For the most part, attorney Tyler Ayres practices criminal law in Draper, Utah. If you Google him, the first result reads “Utah DUI Attorney.” But recently, Ayres has grown into a de facto voice against the third-party doctrine and Utah’s drug database, a combination allowing authorities to access citizens’ prescription drug histories nearly carte blanche. Ayres has represented at least a dozen people with unforeseen issues because of this arrangement. The worse abuse he’s seen involves two of his clients: Candy Holmes and Russell Smithey.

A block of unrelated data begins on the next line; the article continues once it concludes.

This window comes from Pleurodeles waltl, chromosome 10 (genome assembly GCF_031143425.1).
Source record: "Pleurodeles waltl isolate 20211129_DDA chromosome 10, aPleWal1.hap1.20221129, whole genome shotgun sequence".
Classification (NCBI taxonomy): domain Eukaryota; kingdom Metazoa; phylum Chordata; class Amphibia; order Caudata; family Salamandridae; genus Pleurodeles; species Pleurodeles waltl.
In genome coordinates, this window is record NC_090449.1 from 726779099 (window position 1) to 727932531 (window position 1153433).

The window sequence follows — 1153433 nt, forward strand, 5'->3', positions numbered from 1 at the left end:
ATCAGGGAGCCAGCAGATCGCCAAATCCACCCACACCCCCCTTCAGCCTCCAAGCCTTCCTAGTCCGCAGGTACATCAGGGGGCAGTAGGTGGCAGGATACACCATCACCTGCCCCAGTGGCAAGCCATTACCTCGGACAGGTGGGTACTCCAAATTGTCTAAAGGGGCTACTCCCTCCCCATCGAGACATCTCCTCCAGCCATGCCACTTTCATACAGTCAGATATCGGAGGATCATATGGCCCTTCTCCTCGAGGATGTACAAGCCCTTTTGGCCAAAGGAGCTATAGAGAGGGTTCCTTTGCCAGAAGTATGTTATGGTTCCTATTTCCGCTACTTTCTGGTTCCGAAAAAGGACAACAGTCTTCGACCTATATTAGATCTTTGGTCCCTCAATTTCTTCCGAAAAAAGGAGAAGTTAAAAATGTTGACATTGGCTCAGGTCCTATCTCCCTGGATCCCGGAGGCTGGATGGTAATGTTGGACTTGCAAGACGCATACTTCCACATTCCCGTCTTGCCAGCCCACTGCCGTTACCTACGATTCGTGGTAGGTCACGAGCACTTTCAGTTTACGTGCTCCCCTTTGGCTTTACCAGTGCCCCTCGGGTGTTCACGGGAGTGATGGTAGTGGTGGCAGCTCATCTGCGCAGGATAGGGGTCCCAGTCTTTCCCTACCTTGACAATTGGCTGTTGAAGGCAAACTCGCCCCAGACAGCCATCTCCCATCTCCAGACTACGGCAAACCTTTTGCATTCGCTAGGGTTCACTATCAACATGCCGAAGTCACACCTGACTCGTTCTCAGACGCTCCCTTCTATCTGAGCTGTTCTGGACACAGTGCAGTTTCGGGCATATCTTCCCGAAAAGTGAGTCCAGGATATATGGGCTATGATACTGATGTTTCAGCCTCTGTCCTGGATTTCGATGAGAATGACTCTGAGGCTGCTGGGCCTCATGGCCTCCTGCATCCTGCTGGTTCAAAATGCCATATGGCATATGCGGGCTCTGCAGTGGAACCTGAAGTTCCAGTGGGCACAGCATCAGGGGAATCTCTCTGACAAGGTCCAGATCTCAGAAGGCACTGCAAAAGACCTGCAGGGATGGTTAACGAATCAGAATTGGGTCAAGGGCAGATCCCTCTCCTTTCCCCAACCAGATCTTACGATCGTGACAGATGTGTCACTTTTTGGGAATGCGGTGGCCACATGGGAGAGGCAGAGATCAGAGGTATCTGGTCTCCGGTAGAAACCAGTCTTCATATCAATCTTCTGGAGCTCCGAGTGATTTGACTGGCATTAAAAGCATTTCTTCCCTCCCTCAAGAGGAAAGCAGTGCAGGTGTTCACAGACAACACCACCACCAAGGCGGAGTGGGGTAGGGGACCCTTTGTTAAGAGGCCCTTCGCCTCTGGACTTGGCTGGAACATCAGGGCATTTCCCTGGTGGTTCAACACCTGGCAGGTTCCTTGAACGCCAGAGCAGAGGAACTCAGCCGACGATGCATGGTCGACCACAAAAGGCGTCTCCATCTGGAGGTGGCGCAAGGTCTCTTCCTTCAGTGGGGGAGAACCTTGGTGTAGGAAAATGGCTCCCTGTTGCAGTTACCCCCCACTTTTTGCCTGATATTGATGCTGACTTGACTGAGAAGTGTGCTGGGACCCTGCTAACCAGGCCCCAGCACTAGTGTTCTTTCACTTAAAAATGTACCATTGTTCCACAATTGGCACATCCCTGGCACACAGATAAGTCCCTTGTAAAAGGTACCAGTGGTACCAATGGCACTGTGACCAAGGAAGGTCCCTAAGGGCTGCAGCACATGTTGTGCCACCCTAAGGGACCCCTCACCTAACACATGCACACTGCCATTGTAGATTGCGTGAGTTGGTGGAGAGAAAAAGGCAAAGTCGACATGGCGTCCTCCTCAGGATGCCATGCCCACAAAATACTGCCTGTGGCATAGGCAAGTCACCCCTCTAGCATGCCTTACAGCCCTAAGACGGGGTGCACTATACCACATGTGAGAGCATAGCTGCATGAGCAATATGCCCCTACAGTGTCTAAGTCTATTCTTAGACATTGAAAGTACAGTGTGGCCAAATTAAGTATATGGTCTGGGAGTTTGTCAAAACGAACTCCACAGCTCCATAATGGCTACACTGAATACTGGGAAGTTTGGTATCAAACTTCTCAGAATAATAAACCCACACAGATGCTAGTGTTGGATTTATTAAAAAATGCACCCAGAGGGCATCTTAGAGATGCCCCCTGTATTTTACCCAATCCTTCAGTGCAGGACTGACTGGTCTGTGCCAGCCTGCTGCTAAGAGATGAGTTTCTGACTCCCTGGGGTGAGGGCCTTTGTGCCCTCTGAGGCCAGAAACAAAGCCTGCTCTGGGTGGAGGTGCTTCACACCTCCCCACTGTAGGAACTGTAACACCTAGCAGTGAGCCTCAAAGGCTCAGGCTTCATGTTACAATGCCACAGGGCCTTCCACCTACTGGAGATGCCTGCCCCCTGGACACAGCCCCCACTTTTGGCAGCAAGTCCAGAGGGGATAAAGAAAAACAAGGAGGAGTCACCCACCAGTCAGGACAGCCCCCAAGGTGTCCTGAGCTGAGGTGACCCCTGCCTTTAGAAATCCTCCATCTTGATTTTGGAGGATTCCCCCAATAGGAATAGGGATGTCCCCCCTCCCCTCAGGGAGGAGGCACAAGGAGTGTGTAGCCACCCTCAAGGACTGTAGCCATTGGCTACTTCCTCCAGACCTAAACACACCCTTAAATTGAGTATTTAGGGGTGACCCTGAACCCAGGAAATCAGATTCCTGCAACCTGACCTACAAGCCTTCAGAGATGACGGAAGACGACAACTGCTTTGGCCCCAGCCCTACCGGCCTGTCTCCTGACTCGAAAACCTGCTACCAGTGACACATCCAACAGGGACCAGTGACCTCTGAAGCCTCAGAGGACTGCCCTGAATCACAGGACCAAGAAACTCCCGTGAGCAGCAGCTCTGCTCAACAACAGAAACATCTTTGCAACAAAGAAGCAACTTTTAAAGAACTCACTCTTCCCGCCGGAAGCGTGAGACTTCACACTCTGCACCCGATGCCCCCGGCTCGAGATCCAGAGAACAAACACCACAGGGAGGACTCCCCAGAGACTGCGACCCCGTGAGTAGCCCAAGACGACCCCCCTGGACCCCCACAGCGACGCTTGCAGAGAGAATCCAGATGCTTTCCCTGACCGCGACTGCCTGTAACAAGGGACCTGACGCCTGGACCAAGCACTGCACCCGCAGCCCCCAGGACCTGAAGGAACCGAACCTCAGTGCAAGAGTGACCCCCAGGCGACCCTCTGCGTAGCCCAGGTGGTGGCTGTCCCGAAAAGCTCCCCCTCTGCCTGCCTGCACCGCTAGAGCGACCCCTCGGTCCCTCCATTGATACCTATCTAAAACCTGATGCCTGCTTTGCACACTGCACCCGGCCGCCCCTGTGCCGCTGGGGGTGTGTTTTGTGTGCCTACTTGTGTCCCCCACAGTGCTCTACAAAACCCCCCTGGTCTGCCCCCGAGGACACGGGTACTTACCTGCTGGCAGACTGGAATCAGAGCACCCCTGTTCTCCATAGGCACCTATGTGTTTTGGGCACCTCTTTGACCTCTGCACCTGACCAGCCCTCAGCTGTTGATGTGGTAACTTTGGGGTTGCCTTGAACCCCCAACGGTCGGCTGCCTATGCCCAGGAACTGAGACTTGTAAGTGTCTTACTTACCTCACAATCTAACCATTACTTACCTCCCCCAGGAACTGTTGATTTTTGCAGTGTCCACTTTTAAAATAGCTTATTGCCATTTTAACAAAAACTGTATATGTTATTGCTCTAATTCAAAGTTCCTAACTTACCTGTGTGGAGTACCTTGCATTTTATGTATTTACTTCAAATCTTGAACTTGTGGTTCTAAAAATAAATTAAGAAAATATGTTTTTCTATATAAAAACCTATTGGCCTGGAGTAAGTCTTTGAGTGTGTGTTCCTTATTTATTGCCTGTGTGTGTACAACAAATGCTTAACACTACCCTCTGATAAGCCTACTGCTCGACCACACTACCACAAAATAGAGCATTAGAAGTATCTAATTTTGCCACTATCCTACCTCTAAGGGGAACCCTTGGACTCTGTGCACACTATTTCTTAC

Both Holmes and Smithey have extensive criminal histories. In a recent interview, Smithey conceded that he was an intravenous drug user and has since completed a drug court program. In 2011, his partner, Holmes, was picking up her prescription at a pharmacy near their home in Vernal, Utah. Both Holmes and Smithey regularly took Oxycodone and Methadone.
Ben Murray, an officer with the Vernal City Police Department, watched this Holmes encounter with the pharmacist, according to Smithey and confirmed by deposition documents. Murray says that “she was so intoxicated that she couldn’t even get her money out.”
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